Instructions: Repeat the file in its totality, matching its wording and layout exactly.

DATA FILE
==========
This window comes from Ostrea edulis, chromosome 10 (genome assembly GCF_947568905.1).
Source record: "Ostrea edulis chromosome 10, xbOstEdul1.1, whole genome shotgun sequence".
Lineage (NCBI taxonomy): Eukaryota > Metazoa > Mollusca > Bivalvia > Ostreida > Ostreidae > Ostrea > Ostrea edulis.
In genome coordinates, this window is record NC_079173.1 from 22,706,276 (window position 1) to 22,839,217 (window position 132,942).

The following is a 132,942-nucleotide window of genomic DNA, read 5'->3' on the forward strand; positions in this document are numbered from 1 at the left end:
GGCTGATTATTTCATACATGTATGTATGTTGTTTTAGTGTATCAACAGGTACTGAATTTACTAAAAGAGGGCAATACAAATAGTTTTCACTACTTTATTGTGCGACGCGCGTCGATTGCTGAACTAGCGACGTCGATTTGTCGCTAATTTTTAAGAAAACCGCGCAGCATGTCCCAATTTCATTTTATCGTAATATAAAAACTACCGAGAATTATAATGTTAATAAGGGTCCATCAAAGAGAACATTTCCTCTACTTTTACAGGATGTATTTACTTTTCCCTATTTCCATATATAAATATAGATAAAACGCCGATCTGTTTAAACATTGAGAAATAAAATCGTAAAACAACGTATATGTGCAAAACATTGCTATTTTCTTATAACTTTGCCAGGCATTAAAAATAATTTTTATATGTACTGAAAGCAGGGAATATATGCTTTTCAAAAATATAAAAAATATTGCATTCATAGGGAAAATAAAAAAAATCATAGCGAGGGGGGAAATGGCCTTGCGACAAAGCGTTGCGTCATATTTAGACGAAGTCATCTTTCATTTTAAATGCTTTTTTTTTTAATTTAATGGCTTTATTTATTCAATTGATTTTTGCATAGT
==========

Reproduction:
This window comes from Ostrea edulis, chromosome 10 (genome assembly GCF_947568905.1).
Source record: "Ostrea edulis chromosome 10, xbOstEdul1.1, whole genome shotgun sequence".
Lineage (NCBI taxonomy): Eukaryota > Metazoa > Mollusca > Bivalvia > Ostreida > Ostreidae > Ostrea > Ostrea edulis.
In genome coordinates, this window is record NC_079173.1 from 22,706,276 (window position 1) to 22,839,217 (window position 132,942).

The following is a 132,942-nucleotide window of genomic DNA, read 5'->3' on the forward strand; positions in this document are numbered from 1 at the left end:
GGCTGATTATTTCATACATGTATGTATGTTGTTTTAGTGTATCAACAGGTACTGAATTTACTAAAAGAGGGCAATACAAATAGTTTTCACTACTTTATTGTGCGACGCGCGTCGATTGCTGAACTAGCGACGTCGATTTGTCGCTAATTTTTAAGAAAACCGCGCAGCATGTCCCAATTTCATTTTATCGTAATATAAAAACTACCGAGAATTATAATGTTAATAAGGGTCCATCAAAGAGAACATTTCCTCTACTTTTACAGGATGTATTTACTTTTCCCTATTTCCATATATAAATATAGATAAAACGCCGATCTGTTTAAACATTGAGAAATAAAATCGTAAAACAACGTATATGTGCAAAACATTGCTATTTTCTTATAACTTTGCCAGGCATTAAAAATAATTTTTATATGTACTGAAAGCAGGGAATATATGCTTTTCAAAAATATAAAAAATATTGCATTCATAGGGAAAATAAAAAAAATCATAGCGAGGGGGGAAATGGCCTTGCGACAAAGCGTTGCGTCATATTTAGACGAAGTCATCTTTCATTTTAAATGCTTTTTTTTTTAATTTAATGGCTTTATTTATTCAATTGATTTTTGCATAGT